We argue that, when establishing and benchmarking Machine Learning (ML) models, the research community should favour evaluation metrics that better capture the value delivered by their model in practical applications.
We motivate why the science of learning to reject model predictions is central to ML, and why human computation has a lead role in this effort.
Recent studies in fair Representation Learning have observed a strong inclination for natural language processing (NLP) models to exhibit discriminatory stereotypes across gender, religion, race and many such social constructs.
Hybrid crowd-machine classifiers can achieve superior performance by combining the cost-effectiveness of automatic classification with the accuracy of human judgment.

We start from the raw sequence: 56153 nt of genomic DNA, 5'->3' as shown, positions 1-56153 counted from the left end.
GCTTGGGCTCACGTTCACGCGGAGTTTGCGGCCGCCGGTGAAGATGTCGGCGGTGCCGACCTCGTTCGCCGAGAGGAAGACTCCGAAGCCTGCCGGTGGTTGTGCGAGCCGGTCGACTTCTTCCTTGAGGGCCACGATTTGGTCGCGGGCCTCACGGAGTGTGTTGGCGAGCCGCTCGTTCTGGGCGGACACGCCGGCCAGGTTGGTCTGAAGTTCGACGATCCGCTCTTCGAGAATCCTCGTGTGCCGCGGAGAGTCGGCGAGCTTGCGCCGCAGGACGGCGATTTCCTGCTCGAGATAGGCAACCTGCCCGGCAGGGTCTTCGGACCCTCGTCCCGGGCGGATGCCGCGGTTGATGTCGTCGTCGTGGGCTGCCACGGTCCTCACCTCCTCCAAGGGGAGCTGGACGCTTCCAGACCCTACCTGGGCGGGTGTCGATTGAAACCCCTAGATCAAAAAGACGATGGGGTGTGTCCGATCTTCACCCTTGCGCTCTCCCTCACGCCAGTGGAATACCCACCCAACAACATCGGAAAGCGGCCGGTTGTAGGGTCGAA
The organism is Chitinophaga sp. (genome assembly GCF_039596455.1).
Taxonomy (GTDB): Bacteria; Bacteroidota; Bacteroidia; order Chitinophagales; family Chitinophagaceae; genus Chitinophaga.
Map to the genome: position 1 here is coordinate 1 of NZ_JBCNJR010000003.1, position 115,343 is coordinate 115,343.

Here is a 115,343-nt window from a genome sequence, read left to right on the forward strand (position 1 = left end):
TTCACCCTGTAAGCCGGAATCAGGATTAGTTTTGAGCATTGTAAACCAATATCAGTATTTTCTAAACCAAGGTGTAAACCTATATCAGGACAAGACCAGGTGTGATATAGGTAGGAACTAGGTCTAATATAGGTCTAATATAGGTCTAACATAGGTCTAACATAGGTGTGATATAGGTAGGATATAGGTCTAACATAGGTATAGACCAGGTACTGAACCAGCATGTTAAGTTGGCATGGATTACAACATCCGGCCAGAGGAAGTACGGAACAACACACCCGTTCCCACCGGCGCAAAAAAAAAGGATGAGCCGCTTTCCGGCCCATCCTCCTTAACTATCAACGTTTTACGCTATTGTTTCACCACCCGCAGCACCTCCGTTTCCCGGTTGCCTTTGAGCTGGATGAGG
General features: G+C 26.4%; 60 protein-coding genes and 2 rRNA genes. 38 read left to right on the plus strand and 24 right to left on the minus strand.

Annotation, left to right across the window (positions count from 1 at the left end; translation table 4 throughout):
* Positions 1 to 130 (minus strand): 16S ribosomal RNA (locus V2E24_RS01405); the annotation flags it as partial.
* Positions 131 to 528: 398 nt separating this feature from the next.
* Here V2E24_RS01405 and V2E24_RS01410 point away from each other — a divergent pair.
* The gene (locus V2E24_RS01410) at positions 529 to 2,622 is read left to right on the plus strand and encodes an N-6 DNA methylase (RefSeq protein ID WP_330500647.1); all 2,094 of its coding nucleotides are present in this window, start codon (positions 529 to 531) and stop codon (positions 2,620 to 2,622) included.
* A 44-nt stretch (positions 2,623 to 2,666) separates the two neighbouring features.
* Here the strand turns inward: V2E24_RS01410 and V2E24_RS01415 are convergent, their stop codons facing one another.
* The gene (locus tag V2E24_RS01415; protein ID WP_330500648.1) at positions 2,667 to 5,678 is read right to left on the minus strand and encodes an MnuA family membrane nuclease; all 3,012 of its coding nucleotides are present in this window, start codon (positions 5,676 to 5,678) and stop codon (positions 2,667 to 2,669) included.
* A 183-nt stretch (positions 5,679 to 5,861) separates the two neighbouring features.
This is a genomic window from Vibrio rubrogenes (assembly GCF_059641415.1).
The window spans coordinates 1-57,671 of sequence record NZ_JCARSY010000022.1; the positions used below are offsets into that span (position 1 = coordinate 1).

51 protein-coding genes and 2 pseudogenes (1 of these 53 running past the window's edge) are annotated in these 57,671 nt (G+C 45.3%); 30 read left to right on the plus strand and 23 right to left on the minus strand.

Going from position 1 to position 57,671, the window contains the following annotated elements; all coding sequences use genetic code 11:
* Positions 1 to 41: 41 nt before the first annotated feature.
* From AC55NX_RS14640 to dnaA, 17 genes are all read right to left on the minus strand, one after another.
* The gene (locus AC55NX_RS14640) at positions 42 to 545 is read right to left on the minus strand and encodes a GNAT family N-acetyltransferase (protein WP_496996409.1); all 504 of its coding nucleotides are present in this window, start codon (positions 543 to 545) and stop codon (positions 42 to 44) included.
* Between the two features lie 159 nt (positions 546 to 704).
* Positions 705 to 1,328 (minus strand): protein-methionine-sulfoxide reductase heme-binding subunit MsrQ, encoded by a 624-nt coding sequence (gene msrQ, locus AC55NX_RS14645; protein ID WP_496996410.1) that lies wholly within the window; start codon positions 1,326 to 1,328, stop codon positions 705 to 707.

In this work, we propose a general approach to modeling and integrating entities from structured data, such as relational databases, as well as unstructured sources, such as free text from news articles.
This paper discusses how crowd and machine classifiers can be efficiently combined to screen items that satisfy a set of predicates.
In this work-in-progress paper we discuss the challenges in identifying effective and scalable crowd-based strategies for designing content, conversation logic, and meaningful metrics for a reminiscence chatbot targeted at older adults.
In this paper we describe how crowd and machine classifier can be efficiently combined to screen items that satisfy a set of predicates.